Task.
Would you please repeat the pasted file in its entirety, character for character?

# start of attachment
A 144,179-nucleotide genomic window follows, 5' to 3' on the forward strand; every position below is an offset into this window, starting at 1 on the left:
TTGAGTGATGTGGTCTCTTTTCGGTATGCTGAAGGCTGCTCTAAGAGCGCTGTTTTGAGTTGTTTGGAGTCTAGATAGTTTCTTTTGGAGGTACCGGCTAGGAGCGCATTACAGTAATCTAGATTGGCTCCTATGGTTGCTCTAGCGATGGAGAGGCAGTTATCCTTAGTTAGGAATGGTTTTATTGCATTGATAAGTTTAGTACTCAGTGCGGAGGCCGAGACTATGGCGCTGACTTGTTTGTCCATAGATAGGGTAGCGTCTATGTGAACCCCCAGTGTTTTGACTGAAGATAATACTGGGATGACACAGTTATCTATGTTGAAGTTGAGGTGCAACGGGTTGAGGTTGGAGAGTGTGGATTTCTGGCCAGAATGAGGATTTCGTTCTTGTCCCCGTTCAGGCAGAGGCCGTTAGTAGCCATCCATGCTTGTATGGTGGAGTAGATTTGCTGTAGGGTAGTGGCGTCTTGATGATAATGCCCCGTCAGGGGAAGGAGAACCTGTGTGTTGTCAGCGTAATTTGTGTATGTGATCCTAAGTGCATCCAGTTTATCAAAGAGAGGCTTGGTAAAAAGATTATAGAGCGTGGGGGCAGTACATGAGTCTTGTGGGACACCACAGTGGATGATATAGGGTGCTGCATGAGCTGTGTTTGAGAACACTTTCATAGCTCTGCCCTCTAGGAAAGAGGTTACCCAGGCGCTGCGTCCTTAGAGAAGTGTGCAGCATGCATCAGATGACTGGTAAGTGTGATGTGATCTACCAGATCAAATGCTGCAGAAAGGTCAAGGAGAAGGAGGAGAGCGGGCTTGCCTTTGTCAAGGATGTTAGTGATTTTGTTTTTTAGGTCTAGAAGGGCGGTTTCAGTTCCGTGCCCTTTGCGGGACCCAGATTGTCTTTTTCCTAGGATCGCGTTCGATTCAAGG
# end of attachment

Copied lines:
A 144,179-nucleotide genomic window follows, 5' to 3' on the forward strand; every position below is an offset into this window, starting at 1 on the left:
TTGAGTGATGTGGTCTCTTTTCGGTATGCTGAAGGCTGCTCTAAGAGCGCTGTTTTGAGTTGTTTGGAGTCTAGATAGTTTCTTTTGGAGGTACCGGCTAGGAGCGCATTACAGTAATCTAGATTGGCTCCTATGGTTGCTCTAGCGATGGAGAGGCAGTTATCCTTAGTTAGGAATGGTTTTATTGCATTGATAAGTTTAGTACTCAGTGCGGAGGCCGAGACTATGGCGCTGACTTGTTTGTCCATAGATAGGGTAGCGTCTATGTGAACCCCCAGTGTTTTGACTGAAGATAATACTGGGATGACACAGTTATCTATGTTGAAGTTGAGGTGCAACGGGTTGAGGTTGGAGAGTGTGGATTTCTGGCCAGAATGAGGATTTCGTTCTTGTCCCCGTTCAGGCAGAGGCCGTTAGTAGCCATCCATGCTTGTATGGTGGAGTAGATTTGCTGTAGGGTAGTGGCGTCTTGATGATAATGCCCCGTCAGGGGAAGGAGAACCTGTGTGTTGTCAGCGTAATTTGTGTATGTGATCCTAAGTGCATCCAGTTTATCAAAGAGAGGCTTGGTAAAAAGATTATAGAGCGTGGGGGCAGTACATGAGTCTTGTGGGACACCACAGTGGATGATATAGGGTGCTGCATGAGCTGTGTTTGAGAACACTTTCATAGCTCTGCCCTCTAGGAAAGAGGTTACCCAGGCGCTGCGTCCTTAGAGAAGTGTGCAGCATGCATCAGATGACTGGTAAGTGTGATGTGATCTACCAGATCAAATGCTGCAGAAAGGTCAAGGAGAAGGAGGAGAGCGGGCTTGCCTTTGTCAAGGATGTTAGTGATTTTGTTTTTTAGGTCTAGAAGGGCGGTTTCAGTTCCGTGCCCTTTGCGGGACCCAGATTGTCTTTTTCCTAGGATCGCGTTCGATTCAAGG